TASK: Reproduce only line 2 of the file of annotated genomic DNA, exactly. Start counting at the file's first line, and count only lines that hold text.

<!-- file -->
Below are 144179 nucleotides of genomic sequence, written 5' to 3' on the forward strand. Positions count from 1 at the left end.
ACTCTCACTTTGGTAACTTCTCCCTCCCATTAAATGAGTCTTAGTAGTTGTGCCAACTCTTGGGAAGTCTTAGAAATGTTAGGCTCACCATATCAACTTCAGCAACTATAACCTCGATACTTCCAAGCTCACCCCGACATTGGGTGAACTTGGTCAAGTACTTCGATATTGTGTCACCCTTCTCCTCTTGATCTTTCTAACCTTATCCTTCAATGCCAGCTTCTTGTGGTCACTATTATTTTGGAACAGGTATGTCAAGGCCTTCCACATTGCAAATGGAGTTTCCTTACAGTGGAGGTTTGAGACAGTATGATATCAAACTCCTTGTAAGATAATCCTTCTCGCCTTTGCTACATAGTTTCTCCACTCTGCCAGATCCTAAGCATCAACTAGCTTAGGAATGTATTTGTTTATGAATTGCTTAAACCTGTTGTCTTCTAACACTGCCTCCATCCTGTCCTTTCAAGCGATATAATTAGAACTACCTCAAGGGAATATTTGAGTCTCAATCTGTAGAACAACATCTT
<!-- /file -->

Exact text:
ACTCTCACTTTGGTAACTTCTCCCTCCCATTAAATGAGTCTTAGTAGTTGTGCCAACTCTTGGGAAGTCTTAGAAATGTTAGGCTCACCATATCAACTTCAGCAACTATAACCTCGATACTTCCAAGCTCACCCCGACATTGGGTGAACTTGGTCAAGTACTTCGATATTGTGTCACCCTTCTCCTCTTGATCTTTCTAACCTTATCCTTCAATGCCAGCTTCTTGTGGTCACTATTATTTTGGAACAGGTATGTCAAGGCCTTCCACATTGCAAATGGAGTTTCCTTACAGTGGAGGTTTGAGACAGTATGATATCAAACTCCTTGTAAGATAATCCTTCTCGCCTTTGCTACATAGTTTCTCCACTCTGCCAGATCCTAAGCATCAACTAGCTTAGGAATGTATTTGTTTATGAATTGCTTAAACCTGTTGTCTTCTAACACTGCCTCCATCCTGTCCTTTCAAGCGATATAATTAGAACTACCTCAAGGGAATATTTGAGTCTCAATCTGTAGAACAACATCTT